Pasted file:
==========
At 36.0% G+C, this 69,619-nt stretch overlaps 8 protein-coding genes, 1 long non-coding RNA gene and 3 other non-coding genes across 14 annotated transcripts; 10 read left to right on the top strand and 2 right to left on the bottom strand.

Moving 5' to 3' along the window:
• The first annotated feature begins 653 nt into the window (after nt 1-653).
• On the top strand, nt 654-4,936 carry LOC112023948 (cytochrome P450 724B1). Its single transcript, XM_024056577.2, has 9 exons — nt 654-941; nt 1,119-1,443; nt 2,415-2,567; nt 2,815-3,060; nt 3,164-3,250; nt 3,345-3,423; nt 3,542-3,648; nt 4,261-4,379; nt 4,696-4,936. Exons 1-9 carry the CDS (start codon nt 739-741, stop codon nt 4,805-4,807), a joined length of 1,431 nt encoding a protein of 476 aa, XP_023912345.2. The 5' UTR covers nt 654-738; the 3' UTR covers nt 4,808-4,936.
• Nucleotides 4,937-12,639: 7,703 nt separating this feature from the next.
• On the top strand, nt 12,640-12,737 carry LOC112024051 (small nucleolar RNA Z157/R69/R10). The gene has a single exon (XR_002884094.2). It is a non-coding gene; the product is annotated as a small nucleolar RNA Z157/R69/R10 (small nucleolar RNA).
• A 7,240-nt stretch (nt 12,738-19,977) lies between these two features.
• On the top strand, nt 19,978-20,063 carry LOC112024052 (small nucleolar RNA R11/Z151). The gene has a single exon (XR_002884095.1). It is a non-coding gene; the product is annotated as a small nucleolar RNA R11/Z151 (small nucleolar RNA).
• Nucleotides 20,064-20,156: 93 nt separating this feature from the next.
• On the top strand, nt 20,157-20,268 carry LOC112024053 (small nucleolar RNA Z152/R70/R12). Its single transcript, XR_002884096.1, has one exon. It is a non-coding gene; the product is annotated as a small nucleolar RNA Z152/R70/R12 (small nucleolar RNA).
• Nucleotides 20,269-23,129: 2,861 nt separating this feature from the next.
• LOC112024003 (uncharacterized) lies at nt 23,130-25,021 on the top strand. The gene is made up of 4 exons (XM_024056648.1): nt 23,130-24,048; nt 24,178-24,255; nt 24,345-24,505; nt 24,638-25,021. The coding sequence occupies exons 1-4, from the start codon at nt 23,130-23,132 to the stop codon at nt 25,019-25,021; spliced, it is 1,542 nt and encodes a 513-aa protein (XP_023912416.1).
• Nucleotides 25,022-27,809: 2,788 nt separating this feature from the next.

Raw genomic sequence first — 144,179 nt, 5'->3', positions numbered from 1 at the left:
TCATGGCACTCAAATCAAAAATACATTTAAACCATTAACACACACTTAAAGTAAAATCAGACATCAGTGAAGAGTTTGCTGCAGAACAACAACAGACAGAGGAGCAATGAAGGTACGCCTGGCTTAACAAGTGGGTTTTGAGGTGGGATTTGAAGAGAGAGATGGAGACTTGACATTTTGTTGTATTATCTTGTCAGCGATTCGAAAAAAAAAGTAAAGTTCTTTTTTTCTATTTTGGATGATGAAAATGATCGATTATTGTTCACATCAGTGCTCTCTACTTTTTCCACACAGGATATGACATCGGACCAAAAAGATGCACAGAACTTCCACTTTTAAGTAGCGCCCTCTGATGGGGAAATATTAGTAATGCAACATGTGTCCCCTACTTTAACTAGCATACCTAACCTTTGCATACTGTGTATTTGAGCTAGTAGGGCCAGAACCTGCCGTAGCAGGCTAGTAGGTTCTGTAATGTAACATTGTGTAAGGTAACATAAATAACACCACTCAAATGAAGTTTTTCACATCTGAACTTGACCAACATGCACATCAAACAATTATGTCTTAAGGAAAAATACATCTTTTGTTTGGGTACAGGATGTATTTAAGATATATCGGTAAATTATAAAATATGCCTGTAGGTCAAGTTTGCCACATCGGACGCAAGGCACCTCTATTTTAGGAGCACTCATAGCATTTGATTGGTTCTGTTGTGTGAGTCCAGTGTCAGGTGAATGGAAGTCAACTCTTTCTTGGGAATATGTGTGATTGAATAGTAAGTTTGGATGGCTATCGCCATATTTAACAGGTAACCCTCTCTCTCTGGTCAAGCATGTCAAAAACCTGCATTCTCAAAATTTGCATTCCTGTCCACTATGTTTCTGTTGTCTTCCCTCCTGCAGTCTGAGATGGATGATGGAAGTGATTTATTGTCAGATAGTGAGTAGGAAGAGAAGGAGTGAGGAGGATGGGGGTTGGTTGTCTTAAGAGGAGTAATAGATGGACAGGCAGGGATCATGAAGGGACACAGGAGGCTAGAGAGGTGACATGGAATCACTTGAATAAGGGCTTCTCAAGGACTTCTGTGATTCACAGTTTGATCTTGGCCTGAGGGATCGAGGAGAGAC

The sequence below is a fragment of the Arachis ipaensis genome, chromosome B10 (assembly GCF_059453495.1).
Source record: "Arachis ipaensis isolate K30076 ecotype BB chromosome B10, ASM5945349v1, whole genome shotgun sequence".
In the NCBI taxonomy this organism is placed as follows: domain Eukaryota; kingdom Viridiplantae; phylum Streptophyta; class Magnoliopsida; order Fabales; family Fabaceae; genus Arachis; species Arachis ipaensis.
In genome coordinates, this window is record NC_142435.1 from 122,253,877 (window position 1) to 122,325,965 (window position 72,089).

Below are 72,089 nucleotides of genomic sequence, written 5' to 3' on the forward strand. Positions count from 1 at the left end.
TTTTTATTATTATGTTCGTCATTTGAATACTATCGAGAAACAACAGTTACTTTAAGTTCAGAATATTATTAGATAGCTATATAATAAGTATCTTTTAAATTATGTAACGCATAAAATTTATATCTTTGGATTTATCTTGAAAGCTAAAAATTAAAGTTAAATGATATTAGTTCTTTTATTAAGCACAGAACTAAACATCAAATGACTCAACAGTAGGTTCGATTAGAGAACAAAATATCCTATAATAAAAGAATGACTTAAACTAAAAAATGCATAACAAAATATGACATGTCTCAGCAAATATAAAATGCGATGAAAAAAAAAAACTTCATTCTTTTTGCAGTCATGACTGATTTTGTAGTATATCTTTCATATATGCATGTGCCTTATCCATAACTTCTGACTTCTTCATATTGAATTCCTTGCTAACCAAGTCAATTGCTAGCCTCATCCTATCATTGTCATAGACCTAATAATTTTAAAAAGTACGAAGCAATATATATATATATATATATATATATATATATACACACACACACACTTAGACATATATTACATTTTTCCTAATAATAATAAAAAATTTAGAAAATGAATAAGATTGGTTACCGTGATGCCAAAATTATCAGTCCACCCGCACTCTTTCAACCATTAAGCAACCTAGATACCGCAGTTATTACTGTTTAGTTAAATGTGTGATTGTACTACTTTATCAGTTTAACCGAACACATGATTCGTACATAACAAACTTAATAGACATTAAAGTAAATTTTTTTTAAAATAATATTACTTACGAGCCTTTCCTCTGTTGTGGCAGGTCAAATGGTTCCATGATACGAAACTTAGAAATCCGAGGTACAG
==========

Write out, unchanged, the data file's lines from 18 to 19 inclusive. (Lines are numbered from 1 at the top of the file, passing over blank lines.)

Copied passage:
In the NCBI taxonomy this organism is placed as follows: domain Eukaryota; kingdom Viridiplantae; phylum Streptophyta; class Magnoliopsida; order Fabales; family Fabaceae; genus Arachis; species Arachis ipaensis.
In genome coordinates, this window is record NC_142435.1 from 122,253,877 (window position 1) to 122,325,965 (window position 72,089).